In Europe immediately after the First World War, women began to find their own voice: increasingly independent, seductive and modern.
Hair got shorter, as did the length of the skirts, while their influence in society and culture intensified. Coco Chanel changed fashion, Amelia Earhart flew across the Atlantic, Josephine Baker enchants Paris with her dancing. In Italy too, a new wind blew and this modern woman is depicted in the magnetic portrait by the painter Ubaldo Oppi, who grew up in Vicenza, but trained in Vienna, Paris and Venice, then moved to Milan after being 'discovered' by Margherita Sarfatti and Ugo Ojetti.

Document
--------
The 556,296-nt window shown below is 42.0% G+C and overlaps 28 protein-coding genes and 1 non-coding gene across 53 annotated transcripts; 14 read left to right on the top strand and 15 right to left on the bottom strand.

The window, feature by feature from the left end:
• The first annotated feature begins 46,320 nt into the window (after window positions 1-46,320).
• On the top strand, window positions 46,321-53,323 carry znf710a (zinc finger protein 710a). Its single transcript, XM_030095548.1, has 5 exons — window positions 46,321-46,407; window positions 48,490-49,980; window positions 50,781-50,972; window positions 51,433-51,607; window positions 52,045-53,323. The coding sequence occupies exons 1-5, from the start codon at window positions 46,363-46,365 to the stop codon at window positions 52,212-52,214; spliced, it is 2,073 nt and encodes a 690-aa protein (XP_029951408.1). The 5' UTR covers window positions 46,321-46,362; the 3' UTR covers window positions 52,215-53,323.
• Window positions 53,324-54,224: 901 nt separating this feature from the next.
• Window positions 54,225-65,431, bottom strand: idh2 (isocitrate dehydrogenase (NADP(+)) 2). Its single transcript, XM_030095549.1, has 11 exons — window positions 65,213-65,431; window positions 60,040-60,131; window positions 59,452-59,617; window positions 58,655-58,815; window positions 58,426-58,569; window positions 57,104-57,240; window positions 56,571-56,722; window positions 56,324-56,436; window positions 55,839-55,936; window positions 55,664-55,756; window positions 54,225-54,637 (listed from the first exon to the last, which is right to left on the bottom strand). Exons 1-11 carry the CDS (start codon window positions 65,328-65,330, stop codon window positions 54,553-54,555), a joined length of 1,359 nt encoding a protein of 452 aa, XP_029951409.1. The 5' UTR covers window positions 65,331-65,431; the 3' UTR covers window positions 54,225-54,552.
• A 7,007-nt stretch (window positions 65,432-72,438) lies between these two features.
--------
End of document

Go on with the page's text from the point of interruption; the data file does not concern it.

Oppi but is not alone, because this new woman also appears in paintings by Felice Casorati, as well as those of Mario Cavalieri, Mario Sironi and Piero Marussig. Absolutely masters of their time, these figures also come out of the chronicles to evoke the myth of deadly and powerful women, such as the Amazons, or of muses portrayed in a magical suspension, rendered eternal in the values of a seductive classicism.
Truly fascinating images (around one hundred works including paintings, drawings, sculptures, clothing and jewellery) that amaze visitors with the as yet untold story of the modernity of the 1920s represented by the female icons of Ubaldo Oppi’s painting. The exhibition is curated by Stefania Portinari.
Opening hours: every day 10 am to 6 pm. (25 Dec and 1 Jan, opening hours 2 pm to 6 pm).